The Ingredient Pair You Need For Softer Iced Oatmeal Cookies

Forget raisins or chocolate — sometimes, ultra-sweet, extra chewy, and oh-so-soft oatmeal cookies are more than enough exactly as they are. For this texture, you can thank the unique and genius combination of molasses and brown sugar. At first glance, this dynamic duo may seem like nothing special. However, it enhances both the taste and the texture of your oatmeal cookies, resulting in a softer, chewier dozen. 

Granted, both of those ingredients work wonders entirely on their own. By itself, brown sugar already contains some molasses, which is what distinguishes it from cane sugar. Dark brown sugar actually has more molasses than lighter versions, so it is therefore more likely to do the work of molasses. Namely, it will add moisture, yielding a soft and tender cookie. 

While dark brown sugar leaves your cookies in perfectly good hands, the addition of even more molasses to your dough ups both the softness and sweetness of oatmeal cookies. So long, dry and crisp cookies (though they have their place, too). With just a little bit of molasses and brown sugar, every bite will be all the chewier.

Fair warning, however: Different recipes call for different ratios, so tread — and pour — carefully.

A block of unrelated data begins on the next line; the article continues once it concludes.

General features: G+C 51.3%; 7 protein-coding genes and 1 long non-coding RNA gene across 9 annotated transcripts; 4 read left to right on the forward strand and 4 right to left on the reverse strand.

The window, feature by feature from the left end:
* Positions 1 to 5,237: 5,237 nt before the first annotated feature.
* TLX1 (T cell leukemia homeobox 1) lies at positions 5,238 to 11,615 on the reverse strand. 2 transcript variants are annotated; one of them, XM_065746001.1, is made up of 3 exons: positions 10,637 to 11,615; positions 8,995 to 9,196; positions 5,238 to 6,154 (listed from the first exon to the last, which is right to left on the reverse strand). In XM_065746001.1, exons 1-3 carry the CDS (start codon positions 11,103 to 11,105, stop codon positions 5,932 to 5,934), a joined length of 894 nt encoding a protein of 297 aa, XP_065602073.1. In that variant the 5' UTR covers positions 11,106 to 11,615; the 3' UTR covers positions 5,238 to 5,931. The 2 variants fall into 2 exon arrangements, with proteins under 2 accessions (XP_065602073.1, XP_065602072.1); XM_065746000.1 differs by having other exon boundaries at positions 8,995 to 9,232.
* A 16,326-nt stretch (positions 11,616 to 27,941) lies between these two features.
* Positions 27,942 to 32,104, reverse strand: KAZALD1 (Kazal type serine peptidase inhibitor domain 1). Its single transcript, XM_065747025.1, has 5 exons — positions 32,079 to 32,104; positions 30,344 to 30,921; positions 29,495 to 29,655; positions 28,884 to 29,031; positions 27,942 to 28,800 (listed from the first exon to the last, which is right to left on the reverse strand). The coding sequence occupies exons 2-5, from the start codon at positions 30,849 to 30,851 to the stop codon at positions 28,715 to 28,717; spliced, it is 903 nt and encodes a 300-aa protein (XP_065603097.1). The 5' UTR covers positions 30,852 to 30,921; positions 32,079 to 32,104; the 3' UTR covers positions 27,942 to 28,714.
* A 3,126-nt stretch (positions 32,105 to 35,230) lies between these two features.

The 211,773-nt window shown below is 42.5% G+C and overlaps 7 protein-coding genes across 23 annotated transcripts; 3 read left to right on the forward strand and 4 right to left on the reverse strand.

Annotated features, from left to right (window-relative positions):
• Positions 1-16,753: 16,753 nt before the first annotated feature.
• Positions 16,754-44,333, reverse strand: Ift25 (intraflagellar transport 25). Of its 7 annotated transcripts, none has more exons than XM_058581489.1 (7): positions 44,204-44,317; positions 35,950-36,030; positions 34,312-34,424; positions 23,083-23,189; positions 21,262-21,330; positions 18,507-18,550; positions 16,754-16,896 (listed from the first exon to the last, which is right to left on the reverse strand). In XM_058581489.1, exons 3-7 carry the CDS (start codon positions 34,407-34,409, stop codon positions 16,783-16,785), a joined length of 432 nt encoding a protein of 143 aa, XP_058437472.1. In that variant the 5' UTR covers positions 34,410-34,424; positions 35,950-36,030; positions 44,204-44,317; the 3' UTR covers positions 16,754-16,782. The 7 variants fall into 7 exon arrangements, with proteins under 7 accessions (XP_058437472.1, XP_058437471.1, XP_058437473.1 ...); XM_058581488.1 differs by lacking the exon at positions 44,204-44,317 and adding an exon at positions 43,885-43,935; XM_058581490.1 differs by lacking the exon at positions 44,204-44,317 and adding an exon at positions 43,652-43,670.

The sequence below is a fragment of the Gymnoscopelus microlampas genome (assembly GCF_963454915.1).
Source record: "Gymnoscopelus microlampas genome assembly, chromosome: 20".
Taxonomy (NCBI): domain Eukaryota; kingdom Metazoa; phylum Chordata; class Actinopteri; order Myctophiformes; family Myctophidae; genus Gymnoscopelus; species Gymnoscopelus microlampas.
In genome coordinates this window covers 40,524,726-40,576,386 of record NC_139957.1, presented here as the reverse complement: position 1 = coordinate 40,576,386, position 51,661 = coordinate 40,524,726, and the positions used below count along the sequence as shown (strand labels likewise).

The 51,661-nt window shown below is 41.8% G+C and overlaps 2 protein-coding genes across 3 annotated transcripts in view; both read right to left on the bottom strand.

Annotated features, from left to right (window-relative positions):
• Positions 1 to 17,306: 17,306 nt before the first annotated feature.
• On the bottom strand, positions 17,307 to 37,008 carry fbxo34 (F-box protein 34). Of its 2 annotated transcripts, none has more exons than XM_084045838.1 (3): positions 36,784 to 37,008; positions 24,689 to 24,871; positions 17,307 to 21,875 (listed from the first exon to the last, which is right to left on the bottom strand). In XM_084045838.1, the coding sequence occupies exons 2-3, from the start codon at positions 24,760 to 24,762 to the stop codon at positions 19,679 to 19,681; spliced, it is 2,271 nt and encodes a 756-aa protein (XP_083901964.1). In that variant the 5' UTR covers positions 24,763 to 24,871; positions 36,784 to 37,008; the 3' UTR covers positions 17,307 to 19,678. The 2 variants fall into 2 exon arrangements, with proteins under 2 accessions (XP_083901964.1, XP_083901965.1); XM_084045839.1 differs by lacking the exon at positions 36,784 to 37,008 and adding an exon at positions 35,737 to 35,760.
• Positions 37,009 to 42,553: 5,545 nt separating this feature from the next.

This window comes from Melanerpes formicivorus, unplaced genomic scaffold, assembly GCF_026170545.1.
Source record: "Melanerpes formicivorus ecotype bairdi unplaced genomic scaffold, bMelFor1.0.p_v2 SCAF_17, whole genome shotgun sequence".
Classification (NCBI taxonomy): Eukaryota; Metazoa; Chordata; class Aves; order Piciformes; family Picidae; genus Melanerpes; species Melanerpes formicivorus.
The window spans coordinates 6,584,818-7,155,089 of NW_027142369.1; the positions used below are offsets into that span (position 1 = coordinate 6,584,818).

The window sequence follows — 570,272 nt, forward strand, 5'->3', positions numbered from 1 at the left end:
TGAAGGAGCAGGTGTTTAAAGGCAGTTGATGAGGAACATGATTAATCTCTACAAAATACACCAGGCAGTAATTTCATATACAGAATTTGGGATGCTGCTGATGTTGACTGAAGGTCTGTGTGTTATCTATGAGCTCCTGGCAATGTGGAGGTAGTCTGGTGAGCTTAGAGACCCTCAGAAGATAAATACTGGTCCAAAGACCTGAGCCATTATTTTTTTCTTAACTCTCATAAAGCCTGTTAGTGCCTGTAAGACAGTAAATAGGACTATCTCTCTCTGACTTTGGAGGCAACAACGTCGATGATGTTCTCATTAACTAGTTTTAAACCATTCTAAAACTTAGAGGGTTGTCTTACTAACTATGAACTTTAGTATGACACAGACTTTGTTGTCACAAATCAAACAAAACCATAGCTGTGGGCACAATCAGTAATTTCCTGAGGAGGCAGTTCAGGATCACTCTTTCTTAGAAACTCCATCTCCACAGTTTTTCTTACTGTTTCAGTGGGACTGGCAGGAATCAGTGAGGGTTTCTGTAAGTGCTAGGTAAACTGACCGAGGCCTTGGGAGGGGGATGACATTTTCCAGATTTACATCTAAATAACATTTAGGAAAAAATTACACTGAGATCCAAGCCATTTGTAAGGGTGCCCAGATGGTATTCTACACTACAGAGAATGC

Experiment with molasses and dark brown sugar for a match made in baking heaven

Oatmeal cookies tend to get the short end of the stick. But once you perfect your molasses and brown sugar ratio, we promise these cookies will be your new favorite. In general, you'll want to use more brown sugar than molasses for the most successful combination. Just a few spoonfuls of molasses mixed into your dough should be more than enough, especially if you're first experimenting with the ingredient. Start by pairing 1 to 2 teaspoons of molasses with 1 and ¾ cups of brown sugar. You'll be able to taste the result.

Other recipes, however, utilize similar amounts of brown sugar and molasses, making for a cookie that's as soft as can be. For even more molasses, lower your brown sugar content to about a ½ cup, and up your molasses to a ⅓ cup. No matter the amount, you'll usually want to incorporate dark or light molasses — which are most commonly used in baking — in lieu of the more robust blackstrap version.

Once you've added your brown sugar and molasses, dip your oatmeal cookies into your choice of frosting. Just a quick dunk and you'll add even more sweetness that perfectly complements your new favorite baking duo.